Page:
Are any legitimate lenders still offering no doc or low doc construction loans?

Asked by Alella, 29732 Sat Apr 17, 2010

I have an excellent credit score and history, but am self-employed with much of my income from international sources, so a no doc or low doc loan would seem to be the way to go. I am looking to build an owner-occupied home on a lot which I own free and clear, but would like to finance about 50% of the value of the completed project. I am in an area where home values have held relatively steady, and the neighborhood is very stable (this will be the final lot to build in a rather exclusive development).

A few years ago, this could have been done with no questions asked, but I know that many lenders have recently pulled their no doc and stated income programs entirely. Are there any lenders out there still willing to make this type of loan? And am I better off starting with local small banks - with whom I have a long-standing relationship - or with one of the brokers of national scope specialized in such transactions?

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Robin Silver…, Mortgage Broker Or Lender, Garden City, NY
Sat Apr 17, 2010
Construction loans in general have almost dried up, and the only place to find them is through local banks as they are portfolio lenders, meaning they hold their own loans. This is the same case with any low doc loans. I don't know if anyone does no doc any more. There was one bank that did, but have removed any of that wording from their latest rate sheets, but these were not construction loans anyway. You will have to show assets I am sure, and the banks that do these loans are more concerned with assets and reserves than ever before.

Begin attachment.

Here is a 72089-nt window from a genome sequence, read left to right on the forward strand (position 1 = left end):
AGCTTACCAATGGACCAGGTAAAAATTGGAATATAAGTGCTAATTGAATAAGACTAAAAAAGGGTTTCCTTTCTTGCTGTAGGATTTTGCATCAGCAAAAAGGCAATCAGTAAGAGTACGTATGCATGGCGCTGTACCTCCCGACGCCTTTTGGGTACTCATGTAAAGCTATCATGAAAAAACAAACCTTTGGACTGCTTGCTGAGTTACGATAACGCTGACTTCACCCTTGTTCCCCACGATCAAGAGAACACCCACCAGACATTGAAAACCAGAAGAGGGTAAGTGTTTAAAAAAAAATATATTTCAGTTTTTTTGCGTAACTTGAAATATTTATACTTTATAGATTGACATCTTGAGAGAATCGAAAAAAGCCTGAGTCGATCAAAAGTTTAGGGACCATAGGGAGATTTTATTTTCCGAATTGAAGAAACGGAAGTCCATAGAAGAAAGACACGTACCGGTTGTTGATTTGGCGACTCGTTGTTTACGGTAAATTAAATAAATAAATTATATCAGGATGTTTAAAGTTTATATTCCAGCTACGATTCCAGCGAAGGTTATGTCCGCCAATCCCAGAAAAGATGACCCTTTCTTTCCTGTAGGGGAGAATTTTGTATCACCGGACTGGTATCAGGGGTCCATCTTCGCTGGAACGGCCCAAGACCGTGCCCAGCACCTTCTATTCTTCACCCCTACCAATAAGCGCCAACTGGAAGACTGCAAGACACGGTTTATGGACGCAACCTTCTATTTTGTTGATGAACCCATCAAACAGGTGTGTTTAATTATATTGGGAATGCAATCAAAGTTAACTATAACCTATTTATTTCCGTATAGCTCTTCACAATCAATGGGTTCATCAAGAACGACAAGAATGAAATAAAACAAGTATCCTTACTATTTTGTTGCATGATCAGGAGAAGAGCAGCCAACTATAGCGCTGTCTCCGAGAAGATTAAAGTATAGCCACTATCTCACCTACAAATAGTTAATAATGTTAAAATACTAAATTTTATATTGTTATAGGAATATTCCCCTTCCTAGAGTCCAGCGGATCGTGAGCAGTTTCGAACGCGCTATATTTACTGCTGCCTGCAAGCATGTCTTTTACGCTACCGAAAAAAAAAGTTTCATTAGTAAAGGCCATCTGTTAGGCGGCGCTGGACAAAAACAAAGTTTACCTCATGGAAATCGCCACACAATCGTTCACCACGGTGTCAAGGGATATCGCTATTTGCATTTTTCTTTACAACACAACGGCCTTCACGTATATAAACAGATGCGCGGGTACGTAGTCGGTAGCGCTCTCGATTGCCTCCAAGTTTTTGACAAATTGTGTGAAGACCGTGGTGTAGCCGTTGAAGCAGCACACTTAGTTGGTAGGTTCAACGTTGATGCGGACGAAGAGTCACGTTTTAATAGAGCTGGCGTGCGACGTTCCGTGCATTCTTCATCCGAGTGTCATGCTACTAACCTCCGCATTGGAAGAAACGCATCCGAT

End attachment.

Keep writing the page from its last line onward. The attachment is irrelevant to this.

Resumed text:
When you say 50% of the value, are you planning to put no money of your own into the deal, other than your equity in the land? I am assuming you are saying you want 50% of the as-completed value.
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Gerard Dunn, Agent, Chevy Chase, MD
Sat Apr 17, 2010
There are still lenders willing to do this type of loan - but they are few and far between.

You hit upon a good point - stay local - and go with who you know. Where do you do your local banking? Often these banks already know you and your accounts. They may keep a loan as a portfolio to accommodate you or keep your business.

Second option is to advertise in the paper. A 50% LTV is a very secure position. An investor that is getting 1.5% in the bank may be willing to take a little risk to get a 5-6% return.

Talk to friends. They know you and your character. They may be willing to lend you the money as well.

Good luck!

Gerard Dunn
Associate Broker
Serving Maryland, DC and Northern Virginia
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Rudy McDowell, Mortgage Broker Or Lender, Bloomfield Hills, MI
Sat Apr 17, 2010
Hi, Alella

That type of financing is a thing of the past. Like most hybrid programs of its time that had and should of been geared towards specific situations and borrowers, it had ultimately been taken out of contexts and abused by lenders and buyers too unethical or naive to utilize it properly. Now, despite your credit score, you're required show and prove your financial ability to repay. A wise decision.
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